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  • Writer's pictureCarly Onopa

My Health, My Right but Make it Weight-Inclusive

Picture of clipart globe with lettering say "World Health Day" April 7 and the blog post title "My Health, My Right but Make it Weight Inclusive"

The first weekend in April is a celebration of the anniversary of World Health Organization. As a weight-inclusive dietitian I wanted to share a note on this World Health Day 2024. This year’s theme is “My Health, My Right” which the World Health Organization hopes to underscore the importance of individual health empowerment. But my hope is that today we will explore the topic of my health, my right but make it weight-inclusive. 

So what is health empowerment? This is defined as the ability for one to believe that they have the ability to significantly influence personal health outcomes (1). The idea being that the individual is responsible for their own health. As a patient, I value being informed, having access to my information, having the right to choose what medication is right for me to take or even what doctor actually meets my needs. However, I am a cis-gender white woman that works in a medical-adjacent field. I’m also someone who holds a whole lot of other privileged identities that I think make it easier for me to be informed.

I believe in my clients and want to increase their self-efficacy for approaching behavior-change and the way I understand health is very nuanced and highly individualized. Health incorporates personal behaviors but is subject to more than that (think: built environment, access to medical care, access to quality insurance, feeling cared for by providers, and so much more). Let’s explore this a little bit more! 

Social Determinants of Health 

Have you ever wondered what contributes to one’s ability to be “healthy”? Have you ever questioned what your definition of health is? 

I know I have! 

We live in a culture that is overly-fixated on physical health, mostly in the context of body weight and shape, so we tend to stop there. We overemphasize the role of food choices and exercise habits and down play the other factors that go into health. Well we aren’t going to do that today! So what are the social determinants of health? 

Individual Behavior (36%). So yes, individual behavior definitely plays a role in a person’s ability to be healthy. However, individual behavior extends FAR BEYOND nutrition and physical activity. Individual behavior also includes taking care of our mental health, getting quality sleep, handwashing, choosing to abstain from substances. Individual behavior is adaptable but our capacity to address individual behavior is connected to the other social determinants of health. 

Genetics & Biology (22%). While there are some things that are changeable, our genetics and biology are largely unchangeable. Examples of biological factors that can impact health include: height, weight, organ function, and family history for chronic illness. While genetics and biology are clearly not the major determinant of health, this can explain why some people can try to do all the things and still experience chronic disease onset or progression.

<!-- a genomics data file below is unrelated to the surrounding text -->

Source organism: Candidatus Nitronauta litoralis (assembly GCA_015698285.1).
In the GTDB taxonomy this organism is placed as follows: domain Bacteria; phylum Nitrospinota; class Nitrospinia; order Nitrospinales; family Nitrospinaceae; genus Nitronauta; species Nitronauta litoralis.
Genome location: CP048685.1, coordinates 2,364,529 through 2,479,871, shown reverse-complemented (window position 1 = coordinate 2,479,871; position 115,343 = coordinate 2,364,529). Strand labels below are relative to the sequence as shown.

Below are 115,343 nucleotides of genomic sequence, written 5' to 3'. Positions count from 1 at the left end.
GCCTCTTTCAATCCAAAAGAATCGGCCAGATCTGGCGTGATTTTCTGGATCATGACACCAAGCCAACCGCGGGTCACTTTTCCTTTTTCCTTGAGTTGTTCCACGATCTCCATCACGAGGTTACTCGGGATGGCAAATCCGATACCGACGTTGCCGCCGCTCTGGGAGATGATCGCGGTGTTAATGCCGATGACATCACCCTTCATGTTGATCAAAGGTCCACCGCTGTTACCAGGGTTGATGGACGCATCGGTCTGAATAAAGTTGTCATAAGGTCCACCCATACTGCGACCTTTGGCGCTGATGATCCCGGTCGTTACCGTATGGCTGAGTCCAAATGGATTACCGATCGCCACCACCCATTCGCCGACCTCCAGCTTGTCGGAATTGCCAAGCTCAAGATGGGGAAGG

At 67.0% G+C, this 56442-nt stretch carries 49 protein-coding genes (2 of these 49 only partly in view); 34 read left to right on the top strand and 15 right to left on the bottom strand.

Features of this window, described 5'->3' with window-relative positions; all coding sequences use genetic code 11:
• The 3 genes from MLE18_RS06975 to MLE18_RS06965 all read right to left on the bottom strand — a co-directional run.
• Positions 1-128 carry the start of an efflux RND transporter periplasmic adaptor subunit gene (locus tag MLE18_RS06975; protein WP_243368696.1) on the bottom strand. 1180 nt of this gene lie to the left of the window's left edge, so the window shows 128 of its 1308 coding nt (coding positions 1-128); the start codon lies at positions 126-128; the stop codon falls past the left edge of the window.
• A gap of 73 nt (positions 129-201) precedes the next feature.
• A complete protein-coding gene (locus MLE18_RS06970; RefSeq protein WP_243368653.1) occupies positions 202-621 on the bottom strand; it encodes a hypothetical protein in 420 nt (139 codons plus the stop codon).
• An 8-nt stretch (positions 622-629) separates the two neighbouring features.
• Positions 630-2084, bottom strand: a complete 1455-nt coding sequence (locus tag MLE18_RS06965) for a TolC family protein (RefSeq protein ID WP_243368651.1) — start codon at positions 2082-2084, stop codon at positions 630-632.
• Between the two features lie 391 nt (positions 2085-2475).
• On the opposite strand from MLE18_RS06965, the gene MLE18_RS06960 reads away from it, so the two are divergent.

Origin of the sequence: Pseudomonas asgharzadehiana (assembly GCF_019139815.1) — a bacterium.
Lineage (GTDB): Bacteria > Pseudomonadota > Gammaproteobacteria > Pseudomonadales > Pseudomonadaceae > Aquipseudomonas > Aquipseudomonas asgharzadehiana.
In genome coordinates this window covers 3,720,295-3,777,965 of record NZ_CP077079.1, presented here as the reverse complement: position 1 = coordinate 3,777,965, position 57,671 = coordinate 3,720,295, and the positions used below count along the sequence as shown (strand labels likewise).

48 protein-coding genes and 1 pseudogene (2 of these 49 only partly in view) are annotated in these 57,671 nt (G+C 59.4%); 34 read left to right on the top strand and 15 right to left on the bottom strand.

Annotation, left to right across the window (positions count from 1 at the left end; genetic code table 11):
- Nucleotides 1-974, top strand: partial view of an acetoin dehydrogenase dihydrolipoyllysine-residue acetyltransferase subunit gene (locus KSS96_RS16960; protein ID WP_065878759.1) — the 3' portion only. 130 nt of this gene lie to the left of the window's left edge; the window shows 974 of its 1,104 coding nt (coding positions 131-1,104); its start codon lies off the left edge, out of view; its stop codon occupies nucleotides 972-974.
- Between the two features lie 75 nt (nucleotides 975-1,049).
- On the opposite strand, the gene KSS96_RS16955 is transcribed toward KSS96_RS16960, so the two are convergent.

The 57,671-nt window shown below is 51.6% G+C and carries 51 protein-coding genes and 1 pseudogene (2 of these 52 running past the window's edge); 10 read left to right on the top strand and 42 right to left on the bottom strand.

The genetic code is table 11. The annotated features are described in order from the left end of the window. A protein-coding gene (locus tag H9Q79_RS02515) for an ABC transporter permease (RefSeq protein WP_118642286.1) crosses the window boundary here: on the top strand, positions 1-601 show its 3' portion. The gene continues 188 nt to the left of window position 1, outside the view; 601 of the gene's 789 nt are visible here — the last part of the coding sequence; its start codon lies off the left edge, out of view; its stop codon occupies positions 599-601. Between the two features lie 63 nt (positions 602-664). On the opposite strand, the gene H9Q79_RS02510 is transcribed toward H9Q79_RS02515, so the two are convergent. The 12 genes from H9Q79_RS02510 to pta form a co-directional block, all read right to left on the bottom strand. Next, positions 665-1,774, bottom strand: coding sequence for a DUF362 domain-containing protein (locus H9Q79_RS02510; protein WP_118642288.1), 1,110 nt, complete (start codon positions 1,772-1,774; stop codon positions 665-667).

Social Circumstances (24%). A person’s social circumstances significantly impact their ability to be healthy. When someone makes a livable wage, has a job they like, has a sense of belonging, and overall feels safe this increases their capacity to address other health behaviors. When these things are threatened, we don’t feel safe and spend most of our time in survival mode. 

Medical Care (11%). Accessing medical care in the US can be really challenging depending on the quality of your insurance, your proximity to providers who accept your insurance, and provider availability. And that’s all before you really meet your provider!! Then, once you find a provider, there are systemic and provider biases (including racism, sexism, weight bias) at play and cultural competency and language barriers to consider. When we think about access to mental health care, these barriers can become even more significant. Ultimately finding providers that make you feel safe and cared for goes a long way in helping you feel comfortable asking for help and addressing health concerns. 

Physical Environment (7%). Finally, our physical environment also plays a role in our ability to make health conscious decisions. If you are someone who lives in a safe neighborhood, with access to grocery stores and restaurants that fit within your budget, have lit and walkable paths or reliable transportation, these factors work to your advantage to address individual behavior. 

While I believe in the power of being informed, I think it’s important to be informed of all areas that impact health. This is also why, as a weight inclusive provider, I work and advocate for changes that enhance the health of all people. 

If you are looking for support in addressing your relationship with food, movement and body with a provider who understands how nuanced this process is, we’d love to help you! Please contact us here

  1. Jiang F, Liu Y, Hu J, Chen X. Understanding Health Empowerment From the Perspective of Information Processing: Questionnaire Study. J Med Internet Res. 2022 Jan 11;24(1):e27178. doi: 10.2196/27178. PMID: 35014957; PMCID: PMC8790685.

  2. NCHHSTP Social Determinants of Health. (2014). Retrieved March 14, 2016:


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